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  Magnificent Two, The Up The Revolution!
Year: 1967
Director: Cliff Owen
Stars: Eric Morecambe, Ernie Wise, Margit Saad, Virgilio Teixeira, Cecil Parker, Isobel Black, Sue Sylvaine, Martin Benson, Michael Godfrey, Henry Beltran, Tyler Butterworth, Sandor Elès, Andreas Malandrinos, Victor Maddern, Michael Gover, Veronica Carlson
Genre: ComedyBuy from Amazon
Rating:  5 (from 1 vote)
Review: Eric (Eric Morecambe) and Ernie (Ernie Wise) are two travelling salesmen trying to flog a batch of soldier toys in South America. They have been on the road for some time, and are currently in a train carriage running through a small, almost insignificant country. Eric is feeling the pressure of being on the train for two whole days, and wishes to relieve himself, but the fierce dog blocking the door won't let him past so he resorts to drastic measures: he climbs on the outside of the carriage and clambers his way to the toilet. However, when he opens the correct door, two fighting men fall out to their deaths - Eric doesn't notice, but this will be very significant...

The Magnificent Two might sound like a western spoof, but it's not, it's a parody of all those South American revolutionary films. What do you mean you've never seen a South American revolutionary film? There must be one. Anyway, it was better known as the final film to star British comedy duo Morecambe and Wise, unless you count their last effort, Night Train to Murder made at the end of their careers and barely released. This was probably the least of their trio of sixties big screen efforts, but that's not to say it was completely worthless.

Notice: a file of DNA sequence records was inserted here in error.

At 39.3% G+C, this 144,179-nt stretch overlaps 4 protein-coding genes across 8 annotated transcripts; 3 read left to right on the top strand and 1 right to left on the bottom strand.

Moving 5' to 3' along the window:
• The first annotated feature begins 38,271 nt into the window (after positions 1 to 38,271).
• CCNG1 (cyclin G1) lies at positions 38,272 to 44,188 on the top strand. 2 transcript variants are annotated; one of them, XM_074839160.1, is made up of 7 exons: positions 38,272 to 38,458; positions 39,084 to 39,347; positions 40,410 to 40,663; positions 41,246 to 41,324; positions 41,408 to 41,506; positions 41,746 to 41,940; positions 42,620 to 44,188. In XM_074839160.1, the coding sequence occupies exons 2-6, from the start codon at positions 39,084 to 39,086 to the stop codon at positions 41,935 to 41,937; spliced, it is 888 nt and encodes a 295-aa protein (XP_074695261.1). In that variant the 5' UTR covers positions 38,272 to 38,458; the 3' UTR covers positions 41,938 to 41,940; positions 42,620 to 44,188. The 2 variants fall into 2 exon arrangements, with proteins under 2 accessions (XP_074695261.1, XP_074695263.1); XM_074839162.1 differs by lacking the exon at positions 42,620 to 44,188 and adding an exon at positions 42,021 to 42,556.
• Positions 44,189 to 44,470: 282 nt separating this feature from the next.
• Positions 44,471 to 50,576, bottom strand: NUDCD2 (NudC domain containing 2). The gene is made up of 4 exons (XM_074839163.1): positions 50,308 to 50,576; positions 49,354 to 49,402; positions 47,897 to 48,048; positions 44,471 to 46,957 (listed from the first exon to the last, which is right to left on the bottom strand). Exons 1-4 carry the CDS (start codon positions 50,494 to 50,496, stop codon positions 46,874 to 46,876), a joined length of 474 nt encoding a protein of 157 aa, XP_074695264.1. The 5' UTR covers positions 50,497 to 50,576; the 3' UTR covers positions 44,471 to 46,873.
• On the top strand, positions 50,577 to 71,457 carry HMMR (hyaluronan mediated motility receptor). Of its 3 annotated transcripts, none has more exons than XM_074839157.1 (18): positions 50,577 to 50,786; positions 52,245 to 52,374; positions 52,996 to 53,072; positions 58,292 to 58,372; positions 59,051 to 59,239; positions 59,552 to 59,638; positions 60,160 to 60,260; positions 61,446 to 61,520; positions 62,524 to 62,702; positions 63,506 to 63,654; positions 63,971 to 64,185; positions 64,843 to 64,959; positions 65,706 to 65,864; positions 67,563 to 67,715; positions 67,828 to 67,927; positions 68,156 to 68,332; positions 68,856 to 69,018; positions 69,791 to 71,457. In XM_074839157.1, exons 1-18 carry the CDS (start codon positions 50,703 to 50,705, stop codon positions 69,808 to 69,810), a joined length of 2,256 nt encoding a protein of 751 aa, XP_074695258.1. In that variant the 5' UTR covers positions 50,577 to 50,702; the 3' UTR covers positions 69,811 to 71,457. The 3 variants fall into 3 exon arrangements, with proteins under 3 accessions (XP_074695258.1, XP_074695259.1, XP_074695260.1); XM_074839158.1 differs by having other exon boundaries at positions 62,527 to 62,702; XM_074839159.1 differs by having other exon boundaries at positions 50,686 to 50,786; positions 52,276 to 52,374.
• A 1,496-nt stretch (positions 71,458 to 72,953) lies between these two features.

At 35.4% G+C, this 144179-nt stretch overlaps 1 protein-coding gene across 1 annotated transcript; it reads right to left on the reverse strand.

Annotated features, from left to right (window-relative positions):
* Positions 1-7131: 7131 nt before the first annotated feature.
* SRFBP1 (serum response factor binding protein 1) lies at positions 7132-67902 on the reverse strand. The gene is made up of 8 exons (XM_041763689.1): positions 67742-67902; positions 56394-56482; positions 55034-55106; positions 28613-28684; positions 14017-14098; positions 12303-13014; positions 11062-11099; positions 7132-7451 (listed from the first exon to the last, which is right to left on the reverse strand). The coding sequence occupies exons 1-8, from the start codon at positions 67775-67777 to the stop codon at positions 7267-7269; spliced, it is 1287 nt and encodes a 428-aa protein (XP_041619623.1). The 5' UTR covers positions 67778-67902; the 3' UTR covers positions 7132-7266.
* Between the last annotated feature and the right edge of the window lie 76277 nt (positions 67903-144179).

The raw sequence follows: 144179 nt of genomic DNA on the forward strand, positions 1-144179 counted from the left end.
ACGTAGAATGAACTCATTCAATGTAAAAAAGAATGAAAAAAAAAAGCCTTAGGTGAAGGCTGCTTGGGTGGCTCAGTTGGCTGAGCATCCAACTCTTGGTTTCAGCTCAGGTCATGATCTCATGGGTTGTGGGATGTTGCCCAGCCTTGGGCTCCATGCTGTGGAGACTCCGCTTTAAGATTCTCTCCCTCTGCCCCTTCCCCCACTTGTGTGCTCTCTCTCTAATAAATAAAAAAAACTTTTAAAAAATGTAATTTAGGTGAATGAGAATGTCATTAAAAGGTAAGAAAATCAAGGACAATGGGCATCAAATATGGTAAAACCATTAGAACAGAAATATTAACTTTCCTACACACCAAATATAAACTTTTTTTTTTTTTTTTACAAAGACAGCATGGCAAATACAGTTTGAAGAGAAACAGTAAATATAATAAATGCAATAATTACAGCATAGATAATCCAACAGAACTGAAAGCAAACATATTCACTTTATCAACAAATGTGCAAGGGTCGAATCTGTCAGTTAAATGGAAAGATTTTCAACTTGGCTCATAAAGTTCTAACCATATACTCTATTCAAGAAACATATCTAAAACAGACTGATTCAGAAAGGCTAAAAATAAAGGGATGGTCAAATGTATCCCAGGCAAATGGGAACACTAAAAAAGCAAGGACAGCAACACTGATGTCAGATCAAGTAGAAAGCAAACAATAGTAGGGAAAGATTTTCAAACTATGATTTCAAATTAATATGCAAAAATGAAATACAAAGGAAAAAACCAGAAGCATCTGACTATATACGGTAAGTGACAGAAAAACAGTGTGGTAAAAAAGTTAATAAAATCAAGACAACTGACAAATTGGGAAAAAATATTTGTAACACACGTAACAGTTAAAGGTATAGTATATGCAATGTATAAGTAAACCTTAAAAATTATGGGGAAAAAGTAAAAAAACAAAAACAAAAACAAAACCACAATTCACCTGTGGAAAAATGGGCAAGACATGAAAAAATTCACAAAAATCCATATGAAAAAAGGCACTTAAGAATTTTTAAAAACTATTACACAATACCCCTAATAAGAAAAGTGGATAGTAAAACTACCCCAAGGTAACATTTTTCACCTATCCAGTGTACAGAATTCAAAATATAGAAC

There is something offputting about the production, though, and it's not what you might expect. No, it's not the poor material, worked on by four screenwriters including their two main television writers of the decade, it's the gratuitous violence. It may sound ridiculous to complain about the levels of bloodshed in a Morecambe and Wise project, but not ten minutes goes by without someone being shot or otherwise attacked, and sometimes it's the stars getting hurt. Not only that, but at the end it's them doing the shooting as well, although director Cliff Owen ensures that we never see them kill anyone.

The significance of the men who fell out the train is that one of them was a great leader in waiting and he just happened to be the double of Eric, in a real groaner of a comedy cliché. So naturally Eric ends up being drafted to pose as the new leader of the country after the previous one is deposed in a coup, and there's some confusion about whose side we are supposed to be on, the old President or the revolutionaries. The answer is that we're meant to be on the side of both and neither at the same time, so some of the old government are decent sorts while some of the revolutionaries are worth getting behind too.

Mostly the women, as it turns out, and Eric and Ern aren't fighting over the attentions of one female this time, they get one each. Eric's prospective girlfriend is Carla (Margit Saad), a machine gun-toting equal rights advocate, but it's not long before the plans to stage an assassination of Eric are being but into effect. He thinks it's a set up, but of course the assassins have other ideas, leading to him being floored by a bullet (see what I mean?). There are a few amusing bits, mostly around the television broadcast Eric gives where he refuses to stick to the script and makes extravagant promises that his underlings cannot keep, but this indicates in its way that T.V. was the best place for the duo. Ending with a bunch of women in their underwear saving the day, let's say the film was of its time and leave it at that. Music by Ron Goodwin.
Reviewer: Graeme Clark


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